Larry Nassar, the former Team USA doctor who was sentenced to 175 years in prison after pleading guilty to sexually abusing seven girls, was pictured on the tarmac in handcuffs in the freezing cold, without a jacket, as he waited to be transported via private jet to federal prison in Arizona.
According to the Daily Mail, Nassar got a ride on a private jet from Michigan to the United States Penitentiary in Tuscon, Arizona, where he will serve his sentence. The prison is a high-security facility that houses more than 1,300 inmates.
Nassar was sentenced to 175 years in prison in January after pleading guilty to sexually abusing a seven young girls, including several U.S. Olympic gymnasts.
The ex-Team USA doctor will first serve 60 years in federal prison for a child pornography conviction. IndyStar conducted an investigation into Nassar's sexual abuse of many of the girls under his care, which was first published in September 2016. Since then, more than 260 women have come forward to accuse Nassar of sexually abusing them.
During his sentencing, Judge Rosemarie Aquilina did not shy away from telling Nassar how she felt about his crimes.
"I've just signed your death warrant," the judge told him. "I find that you don't get it, that you're a danger. That you remain a danger."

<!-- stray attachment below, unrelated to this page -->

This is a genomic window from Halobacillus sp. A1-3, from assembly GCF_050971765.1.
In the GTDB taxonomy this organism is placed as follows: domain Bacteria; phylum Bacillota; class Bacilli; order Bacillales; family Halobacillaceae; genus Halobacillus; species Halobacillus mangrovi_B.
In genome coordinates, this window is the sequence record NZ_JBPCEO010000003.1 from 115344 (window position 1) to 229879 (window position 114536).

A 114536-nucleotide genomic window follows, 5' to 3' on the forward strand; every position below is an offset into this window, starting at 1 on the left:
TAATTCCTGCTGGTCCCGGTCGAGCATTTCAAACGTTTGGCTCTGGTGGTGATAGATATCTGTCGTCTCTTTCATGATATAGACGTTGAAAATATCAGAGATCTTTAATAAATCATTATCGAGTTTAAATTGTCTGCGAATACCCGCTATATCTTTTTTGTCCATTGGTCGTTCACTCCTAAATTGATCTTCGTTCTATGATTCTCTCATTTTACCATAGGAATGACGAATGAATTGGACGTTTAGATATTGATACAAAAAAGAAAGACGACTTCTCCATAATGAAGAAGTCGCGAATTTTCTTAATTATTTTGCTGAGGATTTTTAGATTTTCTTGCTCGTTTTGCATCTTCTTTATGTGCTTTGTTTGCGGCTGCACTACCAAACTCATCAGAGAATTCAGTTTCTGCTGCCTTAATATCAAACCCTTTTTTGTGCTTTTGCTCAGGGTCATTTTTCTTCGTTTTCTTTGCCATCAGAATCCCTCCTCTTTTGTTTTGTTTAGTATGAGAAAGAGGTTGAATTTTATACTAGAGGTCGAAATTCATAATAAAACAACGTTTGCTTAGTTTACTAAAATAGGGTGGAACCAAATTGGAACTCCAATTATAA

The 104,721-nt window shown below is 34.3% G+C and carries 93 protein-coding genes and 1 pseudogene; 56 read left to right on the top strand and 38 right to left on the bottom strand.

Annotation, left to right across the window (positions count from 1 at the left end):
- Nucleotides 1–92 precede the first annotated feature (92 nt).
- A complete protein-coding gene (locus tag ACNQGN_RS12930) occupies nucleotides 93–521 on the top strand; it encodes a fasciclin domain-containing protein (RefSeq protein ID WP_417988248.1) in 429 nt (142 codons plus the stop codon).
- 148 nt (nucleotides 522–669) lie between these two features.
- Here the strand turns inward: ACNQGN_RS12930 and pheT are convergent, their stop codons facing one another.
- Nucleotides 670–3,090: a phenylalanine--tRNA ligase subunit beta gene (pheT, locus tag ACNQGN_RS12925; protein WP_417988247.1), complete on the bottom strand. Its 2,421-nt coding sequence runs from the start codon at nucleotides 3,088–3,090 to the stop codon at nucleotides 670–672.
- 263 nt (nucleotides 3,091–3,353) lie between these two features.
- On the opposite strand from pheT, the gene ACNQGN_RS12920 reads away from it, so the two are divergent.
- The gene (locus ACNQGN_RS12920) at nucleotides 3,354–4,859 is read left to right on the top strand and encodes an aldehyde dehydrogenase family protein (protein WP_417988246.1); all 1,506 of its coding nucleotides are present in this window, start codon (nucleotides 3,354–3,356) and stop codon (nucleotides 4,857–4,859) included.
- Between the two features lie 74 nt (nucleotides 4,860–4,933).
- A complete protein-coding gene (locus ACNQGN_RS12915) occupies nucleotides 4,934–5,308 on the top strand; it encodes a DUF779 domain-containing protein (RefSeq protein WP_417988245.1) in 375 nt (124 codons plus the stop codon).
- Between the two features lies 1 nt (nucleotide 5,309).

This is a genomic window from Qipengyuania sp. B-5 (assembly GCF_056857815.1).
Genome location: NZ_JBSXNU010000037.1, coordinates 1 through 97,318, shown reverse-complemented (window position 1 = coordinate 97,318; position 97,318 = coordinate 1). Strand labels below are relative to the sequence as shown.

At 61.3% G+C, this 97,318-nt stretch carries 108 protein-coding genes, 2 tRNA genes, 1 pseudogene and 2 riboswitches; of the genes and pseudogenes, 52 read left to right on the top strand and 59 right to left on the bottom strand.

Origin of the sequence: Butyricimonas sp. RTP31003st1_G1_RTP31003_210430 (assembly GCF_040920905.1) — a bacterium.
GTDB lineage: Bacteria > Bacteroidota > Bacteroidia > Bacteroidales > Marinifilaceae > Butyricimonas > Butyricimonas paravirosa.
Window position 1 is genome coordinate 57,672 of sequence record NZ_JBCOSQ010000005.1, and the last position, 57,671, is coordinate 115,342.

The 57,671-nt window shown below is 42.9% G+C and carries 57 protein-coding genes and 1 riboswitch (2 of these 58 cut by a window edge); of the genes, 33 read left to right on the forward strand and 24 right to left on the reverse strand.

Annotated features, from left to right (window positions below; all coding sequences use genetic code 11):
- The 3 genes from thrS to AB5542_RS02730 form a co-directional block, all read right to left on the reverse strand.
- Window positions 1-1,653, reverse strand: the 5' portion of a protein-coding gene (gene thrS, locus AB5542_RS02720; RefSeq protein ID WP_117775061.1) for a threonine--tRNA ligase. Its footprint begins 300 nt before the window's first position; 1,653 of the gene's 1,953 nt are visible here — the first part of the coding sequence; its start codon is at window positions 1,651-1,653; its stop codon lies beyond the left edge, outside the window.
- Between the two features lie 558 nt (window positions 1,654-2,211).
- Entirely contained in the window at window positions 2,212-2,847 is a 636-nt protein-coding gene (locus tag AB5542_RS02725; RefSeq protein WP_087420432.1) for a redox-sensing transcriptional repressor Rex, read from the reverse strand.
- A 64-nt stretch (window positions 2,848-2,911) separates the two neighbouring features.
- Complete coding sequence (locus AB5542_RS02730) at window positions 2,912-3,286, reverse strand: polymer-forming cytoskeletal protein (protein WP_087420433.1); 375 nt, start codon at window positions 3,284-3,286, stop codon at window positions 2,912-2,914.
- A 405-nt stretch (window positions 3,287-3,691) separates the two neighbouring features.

Nassar admitted in court to using his trusted position as a doctor to assault and molest girls under the guise of medical treatment, according to CNN.
"There are no words that can describe the depth and breadth of how sorry I am for what has occurred," Nassar said in a statement in court. "An acceptable apology to all of you is impossible to write and convey. I will carry your words with me for the rest of my days."
Before delivering the sentence, Aquilina read a letter Nassar had previously written to the court, in which he defended himself and claimed that he was "manipulated" into pleading guilty. He accused the women of lying about the abuse.
"I was a good doctor because my treatments worked, and those patients that are now speaking out are the same ones that praised and came back over and over," Nassar wrote in the letter. "The media convinced them that everything I did was wrong and bad. They feel I broke their trust. Hell hath no fury like a woman scorned."
Prior to Nassar's sentencing, a total of 156 victims gave victim impact statements over seven days. All recounted similar stories about Nassar sexually assaulting them and telling them that it was a form of treatment.
Nassar's sentence ensures he will be in prison for the remainder of his life, Aquilina said.